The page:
For full-service washes, flex-serve conversions have the dual advantages of reducing labor costs while increasing the speed of service. One change, shares Bath, would be adding payment terminals to a location. This allows the customer to stay in the car, purchase the wash, ride through the tunnel and move to a designated area for his or her hand-finish services.

“For the site owner, he [or she] reduces the labor cost by three people immediately: a lobby cashier, and the drive-on and drive-off labor positions,” Bath explains. “The wash becomes easier to operate with labor concentrated in one area.”

In a time when major cities like Seattle — and now the states of California and New York — are moving up to a $15 minimum wage, converting to flex-service makes more sense than ever, according to Bath. It reduces labor costs, allowing an operator to keep pricing and costs under control. As the minimum wage goes up over the next few years and labor continues to be a challenge, the operator can slowly move to a complete express model without losing the majority of his or her customer base, if needed.

Flex-serve benefits customers

Customers of full-service or express tunnel washes that have converted to flex-serve gain a number of benefits. First, as the name implies, flex locations offer greater choices to the wash customer. Bath notes that not every vehicle requires a full-service cleaning every visit to a carwash.

Flex-serve locations allow a customer to plan on getting a full-service style wash that includes additional services once a month while still using the wash weekly for exterior-only washing. Benefiting both parties, this change meets specific customer needs and shortens wait times as well as time spent on-site. This becomes a win/win for customers and operators alike.

The change to a single hand-service area is another positive change for customers. Bath believes the carwash customer is happy to stay in the car during the wash process and then drive to a specified hand-finish service area after. There is less moving of seats and other vehicle setting changes caused by employees driving the vehicle, and this minimizes small annoyances that may inconvenience a customer.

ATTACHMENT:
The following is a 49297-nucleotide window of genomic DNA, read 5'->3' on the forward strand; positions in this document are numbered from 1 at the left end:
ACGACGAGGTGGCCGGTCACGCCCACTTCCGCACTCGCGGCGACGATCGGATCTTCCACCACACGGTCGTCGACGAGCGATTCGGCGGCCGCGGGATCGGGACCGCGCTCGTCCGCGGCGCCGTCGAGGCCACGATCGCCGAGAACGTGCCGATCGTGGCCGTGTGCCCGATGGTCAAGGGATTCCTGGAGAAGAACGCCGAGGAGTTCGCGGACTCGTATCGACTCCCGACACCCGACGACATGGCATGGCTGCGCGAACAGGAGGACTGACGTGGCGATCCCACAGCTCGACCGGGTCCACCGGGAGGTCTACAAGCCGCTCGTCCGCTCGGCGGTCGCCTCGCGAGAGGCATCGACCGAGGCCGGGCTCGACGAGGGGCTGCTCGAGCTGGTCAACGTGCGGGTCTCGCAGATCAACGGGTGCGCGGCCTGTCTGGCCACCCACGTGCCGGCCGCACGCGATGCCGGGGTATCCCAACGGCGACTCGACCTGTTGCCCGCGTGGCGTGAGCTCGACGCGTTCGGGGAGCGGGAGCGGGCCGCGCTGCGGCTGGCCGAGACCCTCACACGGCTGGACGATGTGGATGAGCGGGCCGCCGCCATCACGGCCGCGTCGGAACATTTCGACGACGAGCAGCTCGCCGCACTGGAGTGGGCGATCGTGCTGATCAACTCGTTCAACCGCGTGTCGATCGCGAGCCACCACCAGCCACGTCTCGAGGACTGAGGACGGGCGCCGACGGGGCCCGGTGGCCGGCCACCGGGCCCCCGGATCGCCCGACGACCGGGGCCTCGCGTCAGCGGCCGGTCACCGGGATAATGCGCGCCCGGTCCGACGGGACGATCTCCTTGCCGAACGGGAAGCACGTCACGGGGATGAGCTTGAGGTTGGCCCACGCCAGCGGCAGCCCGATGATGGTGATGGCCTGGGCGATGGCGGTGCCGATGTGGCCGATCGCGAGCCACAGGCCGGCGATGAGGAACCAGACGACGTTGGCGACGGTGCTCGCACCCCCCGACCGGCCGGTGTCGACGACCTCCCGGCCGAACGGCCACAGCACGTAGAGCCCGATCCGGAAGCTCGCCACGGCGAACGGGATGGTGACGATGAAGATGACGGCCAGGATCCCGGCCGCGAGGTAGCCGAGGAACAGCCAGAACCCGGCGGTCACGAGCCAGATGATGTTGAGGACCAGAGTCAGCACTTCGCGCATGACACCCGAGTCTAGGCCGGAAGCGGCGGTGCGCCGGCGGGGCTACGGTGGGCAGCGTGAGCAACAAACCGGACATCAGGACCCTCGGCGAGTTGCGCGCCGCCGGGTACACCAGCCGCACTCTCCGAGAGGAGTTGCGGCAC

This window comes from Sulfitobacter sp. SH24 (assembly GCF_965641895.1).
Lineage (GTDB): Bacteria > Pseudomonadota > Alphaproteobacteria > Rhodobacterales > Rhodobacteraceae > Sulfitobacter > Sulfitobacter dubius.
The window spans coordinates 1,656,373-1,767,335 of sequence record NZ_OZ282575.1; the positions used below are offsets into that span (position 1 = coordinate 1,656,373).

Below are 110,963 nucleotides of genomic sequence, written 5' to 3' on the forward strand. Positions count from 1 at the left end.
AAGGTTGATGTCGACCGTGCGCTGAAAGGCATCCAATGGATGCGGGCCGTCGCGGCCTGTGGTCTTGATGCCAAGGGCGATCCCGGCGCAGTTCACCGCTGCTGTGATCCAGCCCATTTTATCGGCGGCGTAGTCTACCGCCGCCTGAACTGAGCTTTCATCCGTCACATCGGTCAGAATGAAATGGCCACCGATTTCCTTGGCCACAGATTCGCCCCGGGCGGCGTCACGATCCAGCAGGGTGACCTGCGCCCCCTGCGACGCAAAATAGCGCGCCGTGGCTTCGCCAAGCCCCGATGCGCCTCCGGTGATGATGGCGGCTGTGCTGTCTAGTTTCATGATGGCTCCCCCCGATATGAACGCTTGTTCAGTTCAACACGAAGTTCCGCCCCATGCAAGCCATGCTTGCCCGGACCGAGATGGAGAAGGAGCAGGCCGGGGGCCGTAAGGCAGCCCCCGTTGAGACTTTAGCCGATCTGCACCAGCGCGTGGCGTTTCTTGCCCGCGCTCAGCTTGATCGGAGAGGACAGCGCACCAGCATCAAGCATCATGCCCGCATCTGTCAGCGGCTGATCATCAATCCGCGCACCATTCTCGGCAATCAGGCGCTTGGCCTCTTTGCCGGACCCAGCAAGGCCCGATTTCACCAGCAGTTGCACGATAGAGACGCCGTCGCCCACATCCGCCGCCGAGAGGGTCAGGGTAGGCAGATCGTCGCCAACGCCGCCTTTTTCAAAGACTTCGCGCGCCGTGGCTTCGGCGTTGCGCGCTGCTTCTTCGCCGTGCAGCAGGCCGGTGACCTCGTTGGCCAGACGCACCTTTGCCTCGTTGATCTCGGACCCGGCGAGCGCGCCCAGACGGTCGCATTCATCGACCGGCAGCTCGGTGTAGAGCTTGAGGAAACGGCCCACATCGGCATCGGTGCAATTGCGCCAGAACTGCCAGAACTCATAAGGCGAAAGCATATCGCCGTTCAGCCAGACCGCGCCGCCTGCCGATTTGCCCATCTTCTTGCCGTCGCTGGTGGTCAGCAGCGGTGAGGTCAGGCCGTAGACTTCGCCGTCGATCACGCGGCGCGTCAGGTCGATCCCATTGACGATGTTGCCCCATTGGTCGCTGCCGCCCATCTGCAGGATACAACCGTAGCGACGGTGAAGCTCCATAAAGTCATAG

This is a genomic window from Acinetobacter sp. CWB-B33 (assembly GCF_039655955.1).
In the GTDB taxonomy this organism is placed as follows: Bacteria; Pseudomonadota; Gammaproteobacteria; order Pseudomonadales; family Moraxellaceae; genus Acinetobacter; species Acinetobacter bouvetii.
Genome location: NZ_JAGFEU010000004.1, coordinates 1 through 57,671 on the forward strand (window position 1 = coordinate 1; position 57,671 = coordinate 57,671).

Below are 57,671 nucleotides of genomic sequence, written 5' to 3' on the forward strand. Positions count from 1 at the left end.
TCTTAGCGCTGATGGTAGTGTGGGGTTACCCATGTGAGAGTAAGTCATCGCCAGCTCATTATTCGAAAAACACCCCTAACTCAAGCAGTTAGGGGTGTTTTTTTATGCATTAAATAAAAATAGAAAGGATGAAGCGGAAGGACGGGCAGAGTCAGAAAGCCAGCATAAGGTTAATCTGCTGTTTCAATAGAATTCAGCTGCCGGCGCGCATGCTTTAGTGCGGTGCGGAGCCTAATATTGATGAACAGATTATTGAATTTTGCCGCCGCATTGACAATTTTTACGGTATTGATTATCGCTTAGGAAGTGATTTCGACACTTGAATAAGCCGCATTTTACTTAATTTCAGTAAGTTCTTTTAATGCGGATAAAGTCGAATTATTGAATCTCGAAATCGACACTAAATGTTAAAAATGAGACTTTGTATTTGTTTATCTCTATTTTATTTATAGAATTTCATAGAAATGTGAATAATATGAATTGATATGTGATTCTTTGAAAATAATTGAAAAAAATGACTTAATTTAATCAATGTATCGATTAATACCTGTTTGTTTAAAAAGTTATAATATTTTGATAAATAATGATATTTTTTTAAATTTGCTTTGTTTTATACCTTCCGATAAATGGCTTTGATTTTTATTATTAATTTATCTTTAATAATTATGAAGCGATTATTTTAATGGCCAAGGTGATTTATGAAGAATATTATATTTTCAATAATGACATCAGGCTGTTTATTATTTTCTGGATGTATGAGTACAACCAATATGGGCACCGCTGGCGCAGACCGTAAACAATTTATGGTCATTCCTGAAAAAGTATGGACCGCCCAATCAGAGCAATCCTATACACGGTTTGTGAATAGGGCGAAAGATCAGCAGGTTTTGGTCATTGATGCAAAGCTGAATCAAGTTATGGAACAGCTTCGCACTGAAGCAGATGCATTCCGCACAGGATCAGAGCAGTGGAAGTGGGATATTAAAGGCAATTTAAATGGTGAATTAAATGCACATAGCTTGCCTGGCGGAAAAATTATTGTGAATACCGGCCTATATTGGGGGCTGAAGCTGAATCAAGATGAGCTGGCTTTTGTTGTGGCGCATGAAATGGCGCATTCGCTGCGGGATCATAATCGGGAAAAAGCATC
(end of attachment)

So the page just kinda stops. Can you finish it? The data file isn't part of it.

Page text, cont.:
Allowing the customer to keep control of the vehicle often puts him or her at ease. Bath notes with the cost of new vehicles today — and with more people renting than ever before — a car or truck may easily be a customer’s most valuable possession. To that end, operators and employees should always remember to treat vehicles with care.

Finally, Bath provides a real-world example of the flex-serve format’s benefits based on his own experience running a carwash. “We have changed our own full-service wash to an express/flex model, going from a wash that was 100 percent full-service to now flex with free vacuums for the express customers,” Bath states. “Our wash has continued to grow in volume and profit while the full-service has gone to 15 percent of our business.”

Bath says the wash’s customers have adapted and fully embraced the flex-service change, but a slow conversion helped ease the transition. Bath concludes, “We made changes over a couple of years so they could adapt.”

Eugene Allen is a freelance writer.